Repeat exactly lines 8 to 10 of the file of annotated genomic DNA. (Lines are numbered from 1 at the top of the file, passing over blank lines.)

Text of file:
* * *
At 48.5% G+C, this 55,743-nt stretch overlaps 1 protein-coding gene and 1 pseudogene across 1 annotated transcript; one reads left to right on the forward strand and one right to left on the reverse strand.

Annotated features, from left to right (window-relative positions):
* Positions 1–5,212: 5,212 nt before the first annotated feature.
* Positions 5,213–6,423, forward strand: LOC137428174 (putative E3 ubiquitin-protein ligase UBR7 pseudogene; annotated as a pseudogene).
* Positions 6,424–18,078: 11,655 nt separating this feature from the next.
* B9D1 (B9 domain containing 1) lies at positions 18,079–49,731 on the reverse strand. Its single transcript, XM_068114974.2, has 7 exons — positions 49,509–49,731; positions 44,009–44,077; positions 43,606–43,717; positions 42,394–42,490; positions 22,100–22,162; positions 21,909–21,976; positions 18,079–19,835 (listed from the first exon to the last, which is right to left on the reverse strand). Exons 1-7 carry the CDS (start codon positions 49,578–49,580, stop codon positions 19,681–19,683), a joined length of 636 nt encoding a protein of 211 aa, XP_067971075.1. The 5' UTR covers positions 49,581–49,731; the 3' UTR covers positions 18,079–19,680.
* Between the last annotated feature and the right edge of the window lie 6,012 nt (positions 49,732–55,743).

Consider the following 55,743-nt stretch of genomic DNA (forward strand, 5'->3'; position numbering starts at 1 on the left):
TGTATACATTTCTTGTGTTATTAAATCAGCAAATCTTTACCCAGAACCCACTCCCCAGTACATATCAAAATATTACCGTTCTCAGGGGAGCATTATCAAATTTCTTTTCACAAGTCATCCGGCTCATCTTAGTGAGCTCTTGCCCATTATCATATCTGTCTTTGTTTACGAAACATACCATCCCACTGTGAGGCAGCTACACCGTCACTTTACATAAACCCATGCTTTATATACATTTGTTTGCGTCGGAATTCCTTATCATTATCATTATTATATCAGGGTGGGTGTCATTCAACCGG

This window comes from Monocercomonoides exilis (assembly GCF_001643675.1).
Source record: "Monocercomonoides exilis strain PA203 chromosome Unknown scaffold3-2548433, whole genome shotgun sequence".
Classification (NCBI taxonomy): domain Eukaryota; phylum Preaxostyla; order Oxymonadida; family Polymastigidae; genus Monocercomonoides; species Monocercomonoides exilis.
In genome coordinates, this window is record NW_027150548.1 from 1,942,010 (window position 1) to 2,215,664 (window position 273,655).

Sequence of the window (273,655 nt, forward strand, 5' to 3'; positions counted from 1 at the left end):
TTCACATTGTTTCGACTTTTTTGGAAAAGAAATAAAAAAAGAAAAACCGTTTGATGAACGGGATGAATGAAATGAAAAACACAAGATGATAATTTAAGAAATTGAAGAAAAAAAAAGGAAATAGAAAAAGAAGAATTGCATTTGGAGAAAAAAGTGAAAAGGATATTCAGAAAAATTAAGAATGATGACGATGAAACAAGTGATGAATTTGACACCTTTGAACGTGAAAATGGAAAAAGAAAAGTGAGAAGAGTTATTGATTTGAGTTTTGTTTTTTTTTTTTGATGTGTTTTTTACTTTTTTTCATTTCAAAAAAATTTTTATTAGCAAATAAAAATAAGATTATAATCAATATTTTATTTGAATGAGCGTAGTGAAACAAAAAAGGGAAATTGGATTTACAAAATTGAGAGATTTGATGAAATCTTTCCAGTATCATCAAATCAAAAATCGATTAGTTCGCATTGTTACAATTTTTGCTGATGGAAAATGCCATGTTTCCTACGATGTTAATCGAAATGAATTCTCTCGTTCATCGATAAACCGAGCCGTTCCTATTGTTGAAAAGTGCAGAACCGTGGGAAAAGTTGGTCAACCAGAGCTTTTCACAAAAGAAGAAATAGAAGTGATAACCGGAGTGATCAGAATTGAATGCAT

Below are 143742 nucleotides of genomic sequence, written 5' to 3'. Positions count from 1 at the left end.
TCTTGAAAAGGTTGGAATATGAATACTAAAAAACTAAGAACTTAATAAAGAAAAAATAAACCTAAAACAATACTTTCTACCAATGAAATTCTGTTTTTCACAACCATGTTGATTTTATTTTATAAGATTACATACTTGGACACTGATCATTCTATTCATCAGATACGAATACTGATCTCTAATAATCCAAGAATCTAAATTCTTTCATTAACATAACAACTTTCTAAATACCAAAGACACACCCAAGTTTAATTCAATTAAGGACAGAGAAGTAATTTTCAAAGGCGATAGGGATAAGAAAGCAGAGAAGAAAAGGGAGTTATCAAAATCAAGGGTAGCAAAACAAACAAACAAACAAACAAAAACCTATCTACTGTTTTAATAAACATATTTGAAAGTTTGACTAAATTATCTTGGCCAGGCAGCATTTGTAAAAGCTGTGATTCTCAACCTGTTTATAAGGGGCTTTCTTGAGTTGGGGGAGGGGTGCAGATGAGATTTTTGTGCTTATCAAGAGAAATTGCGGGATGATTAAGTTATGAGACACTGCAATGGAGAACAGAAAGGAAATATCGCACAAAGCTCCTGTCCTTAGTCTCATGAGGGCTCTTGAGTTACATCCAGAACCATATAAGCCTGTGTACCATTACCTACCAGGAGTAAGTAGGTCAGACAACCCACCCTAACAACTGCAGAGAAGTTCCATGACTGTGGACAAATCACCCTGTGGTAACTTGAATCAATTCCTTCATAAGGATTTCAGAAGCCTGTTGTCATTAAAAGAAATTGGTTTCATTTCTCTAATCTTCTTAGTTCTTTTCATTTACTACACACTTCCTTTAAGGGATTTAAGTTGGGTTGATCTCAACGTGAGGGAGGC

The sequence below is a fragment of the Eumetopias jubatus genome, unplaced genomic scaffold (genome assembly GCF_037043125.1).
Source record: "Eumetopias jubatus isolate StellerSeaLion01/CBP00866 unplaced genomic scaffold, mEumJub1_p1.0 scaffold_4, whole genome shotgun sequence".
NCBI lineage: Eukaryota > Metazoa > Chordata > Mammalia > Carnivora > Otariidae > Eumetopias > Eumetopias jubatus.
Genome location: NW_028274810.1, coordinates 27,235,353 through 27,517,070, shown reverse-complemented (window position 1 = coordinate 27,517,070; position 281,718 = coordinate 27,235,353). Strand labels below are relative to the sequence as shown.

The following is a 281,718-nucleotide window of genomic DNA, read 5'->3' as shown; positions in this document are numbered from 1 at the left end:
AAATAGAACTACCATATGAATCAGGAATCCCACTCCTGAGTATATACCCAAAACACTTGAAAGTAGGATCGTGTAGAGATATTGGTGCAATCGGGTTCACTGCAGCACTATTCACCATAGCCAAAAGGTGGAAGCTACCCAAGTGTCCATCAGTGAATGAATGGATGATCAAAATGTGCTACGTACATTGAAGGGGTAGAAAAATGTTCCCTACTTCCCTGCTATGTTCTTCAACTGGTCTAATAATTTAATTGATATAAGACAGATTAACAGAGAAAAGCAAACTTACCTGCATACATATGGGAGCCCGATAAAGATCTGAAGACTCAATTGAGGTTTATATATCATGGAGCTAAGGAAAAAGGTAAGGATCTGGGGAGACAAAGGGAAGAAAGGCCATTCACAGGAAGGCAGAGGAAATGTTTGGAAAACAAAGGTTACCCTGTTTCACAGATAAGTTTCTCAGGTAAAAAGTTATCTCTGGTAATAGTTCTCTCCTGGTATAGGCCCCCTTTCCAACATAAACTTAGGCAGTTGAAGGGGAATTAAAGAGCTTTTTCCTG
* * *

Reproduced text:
Consider the following 55,743-nt stretch of genomic DNA (forward strand, 5'->3'; position numbering starts at 1 on the left):
TGTATACATTTCTTGTGTTATTAAATCAGCAAATCTTTACCCAGAACCCACTCCCCAGTACATATCAAAATATTACCGTTCTCAGGGGAGCATTATCAAATTTCTTTTCACAAGTCATCCGGCTCATCTTAGTGAGCTCTTGCCCATTATCATATCTGTCTTTGTTTACGAAACATACCATCCCACTGTGAGGCAGCTACACCGTCACTTTACATAAACCCATGCTTTATATACATTTGTTTGCGTCGGAATTCCTTATCATTATCATTATTATATCAGGGTGGGTGTCATTCAACCGG

This window comes from Monocercomonoides exilis (assembly GCF_001643675.1).